While the Diamond Dogs were taking care of business against the Gators in Gainesville, the Gym Dogs were hosting Florida and four of the other top gymnastics squads in the country in the final round of the N.C.A.A. championships. I'd love to be able to regale you with a thrilling tale of triumph over adversity, of coming back against insurmountable odds, and of pulling out a victory when all seemed lost, but, honestly, when Georgia got to go for its fourth straight national title in Stegeman Coliseum, it really was no contest.
The Red and Black were on the floor for the first rotation and the previous evening's enthusiasm and execution carried over to Friday night. Led by a 9.95 from Katie Heenan and 9.9s from Cassidy McComb and Tiffany Tolnay, the host squad posted a 49.475 in the opening round of the meet. This mark exceeded the scores posted by Alabama (49.1 in the vault), Utah (49.1 on the beam), and Florida (49.05 on the bars).
To the second rotation the Gym Dogs went, where they were to compete in the event that has been the closest thing to an Achilles heel that Suzanne Yoculan's squad has displayed all season, the vault. In what oftentimes has been the team's weakest event, Georgia was guided to a 49.225 by Marcia Newby (9.85), Tolnay (9.85), Heenan (9.875), and McComb (9.9).
Meanwhile, the Gators notched a trio of 9.8s on the way to a 48.85 on the beam, giving the Gym Dogs a 98.7-97.9 edge on Florida. Stanford also chalked up a 49.225 on the bars and L.S.U. received a 49.125 on the floor. In the third rotation, as the Red and Black drew their first bye, Utah earned a 49.275 in the floor exercise to outpace Louisiana State (49.225 in the vault), Stanford (49.175 on the beam), and Alabama (49.075 on the bars).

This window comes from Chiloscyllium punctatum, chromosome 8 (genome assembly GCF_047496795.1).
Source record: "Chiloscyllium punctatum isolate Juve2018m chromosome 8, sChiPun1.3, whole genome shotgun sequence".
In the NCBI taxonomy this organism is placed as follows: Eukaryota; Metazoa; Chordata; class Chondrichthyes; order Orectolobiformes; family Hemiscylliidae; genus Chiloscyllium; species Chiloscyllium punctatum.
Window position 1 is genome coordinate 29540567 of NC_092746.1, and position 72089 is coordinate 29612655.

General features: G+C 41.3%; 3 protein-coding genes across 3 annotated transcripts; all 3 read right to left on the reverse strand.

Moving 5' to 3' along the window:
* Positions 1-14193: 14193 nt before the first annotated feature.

The Gym Dogs' turn on the parallel bars featured a 9.9 from McComb and a 9.925 from Courtney McCool en route to a 49.375 tally in a fourth rotation which also saw Florida garner a 49.4 on the floor; Utah, a 49.4 in the vault; and Alabama, a 48.425 on the beam.
Because Georgia had drawn its second bye in the sixth leg of the meet, the fifth rotation was the final one in which the Red and Black were to compete. In their last chance to put up points, the home team posted a 49.375 on the beam on the strength of a 9.9 from McCool and a 9.95 from Heenan to give the Gym Dogs a 197.45 final mark.
The Gators, who likewise drew a sixth-round bye, put up a 49.4 in the vault to card a cumulative score of 196.7, which was solid but well in their hosts' wake. The other marks posted in the fifth rotation included Stanford's 49.225 on the floor and Louisiana State's 49.2 on the bars.
Georgia then got to sit back and watch a sixth rotation in which the Crimson Tide chalked up a stellar 49.525 in the floor exercise yet still finished sixth with an overall 196.125 mark, the Bayou Bengals tallied the 48.8 on the balance beam that left L.S.U. languishing in fifth place with a collective 196.35, the Cardinal notched a 49.125 in the vault to edge Florida for third place with a combined 196.75, and the Red Rocks received a 49.35 on the uneven parallel bars to improve their score to a second-place 197.125.
It is exceedingly difficult to comment on the way in which Coach Yoculan's gymnastics squads perform on the grandest of stages without sounding hyperbolic. With the national championship on the line, in a meet in which Florida's 196.7 was good enough only for fourth place, Georgia saw a Utah program that historically has set the standard for collegiate gymnastics programs post an extremely solid 197.125, yet still fall to the Gym Dogs by more than three-tenths of a point.
In the course of claiming the squad's fourth consecutive national title, a Red and Black team overflowing with all-Americans produced two of the top three scorers on the bars, four of the top six scorers on the beam, and three of the top seven scorers in the floor exercise.
Any congratulations I could offer to Coach Yoculan and her team would be meager indeed. How does one thank a senior class that will graduate having never known a season which didn't result in a national championship? The Gym Dogs simply are the embodiment of excellence and I lack the vocabulary adequately to describe a program that has succeeded so consistently that the exceptional has come to be expected and being the best has become merely routine.